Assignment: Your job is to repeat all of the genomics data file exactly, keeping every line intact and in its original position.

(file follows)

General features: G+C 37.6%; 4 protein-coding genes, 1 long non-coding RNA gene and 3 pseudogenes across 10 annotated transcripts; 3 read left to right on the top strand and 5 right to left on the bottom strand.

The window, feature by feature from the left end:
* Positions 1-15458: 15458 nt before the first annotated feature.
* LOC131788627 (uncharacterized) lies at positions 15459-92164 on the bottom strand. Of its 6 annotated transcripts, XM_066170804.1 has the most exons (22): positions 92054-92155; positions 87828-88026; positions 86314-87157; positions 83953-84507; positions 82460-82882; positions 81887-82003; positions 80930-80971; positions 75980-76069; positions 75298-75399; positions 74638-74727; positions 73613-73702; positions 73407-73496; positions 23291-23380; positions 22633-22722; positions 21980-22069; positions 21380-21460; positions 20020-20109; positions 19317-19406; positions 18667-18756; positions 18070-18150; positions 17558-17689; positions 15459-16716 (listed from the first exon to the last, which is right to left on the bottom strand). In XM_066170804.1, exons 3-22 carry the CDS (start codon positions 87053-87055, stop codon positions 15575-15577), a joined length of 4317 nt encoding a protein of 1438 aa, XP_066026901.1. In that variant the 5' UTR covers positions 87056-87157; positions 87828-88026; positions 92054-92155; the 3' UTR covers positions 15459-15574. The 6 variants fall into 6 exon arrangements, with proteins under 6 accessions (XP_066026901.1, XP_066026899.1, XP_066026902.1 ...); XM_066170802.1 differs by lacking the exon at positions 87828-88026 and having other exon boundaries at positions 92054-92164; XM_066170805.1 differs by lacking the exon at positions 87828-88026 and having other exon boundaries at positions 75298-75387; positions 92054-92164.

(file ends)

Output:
General features: G+C 37.6%; 4 protein-coding genes, 1 long non-coding RNA gene and 3 pseudogenes across 10 annotated transcripts; 3 read left to right on the top strand and 5 right to left on the bottom strand.

The window, feature by feature from the left end:
* Positions 1-15458: 15458 nt before the first annotated feature.
* LOC131788627 (uncharacterized) lies at positions 15459-92164 on the bottom strand. Of its 6 annotated transcripts, XM_066170804.1 has the most exons (22): positions 92054-92155; positions 87828-88026; positions 86314-87157; positions 83953-84507; positions 82460-82882; positions 81887-82003; positions 80930-80971; positions 75980-76069; positions 75298-75399; positions 74638-74727; positions 73613-73702; positions 73407-73496; positions 23291-23380; positions 22633-22722; positions 21980-22069; positions 21380-21460; positions 20020-20109; positions 19317-19406; positions 18667-18756; positions 18070-18150; positions 17558-17689; positions 15459-16716 (listed from the first exon to the last, which is right to left on the bottom strand). In XM_066170804.1, exons 3-22 carry the CDS (start codon positions 87053-87055, stop codon positions 15575-15577), a joined length of 4317 nt encoding a protein of 1438 aa, XP_066026901.1. In that variant the 5' UTR covers positions 87056-87157; positions 87828-88026; positions 92054-92155; the 3' UTR covers positions 15459-15574. The 6 variants fall into 6 exon arrangements, with proteins under 6 accessions (XP_066026901.1, XP_066026899.1, XP_066026902.1 ...); XM_066170802.1 differs by lacking the exon at positions 87828-88026 and having other exon boundaries at positions 92054-92164; XM_066170805.1 differs by lacking the exon at positions 87828-88026 and having other exon boundaries at positions 75298-75387; positions 92054-92164.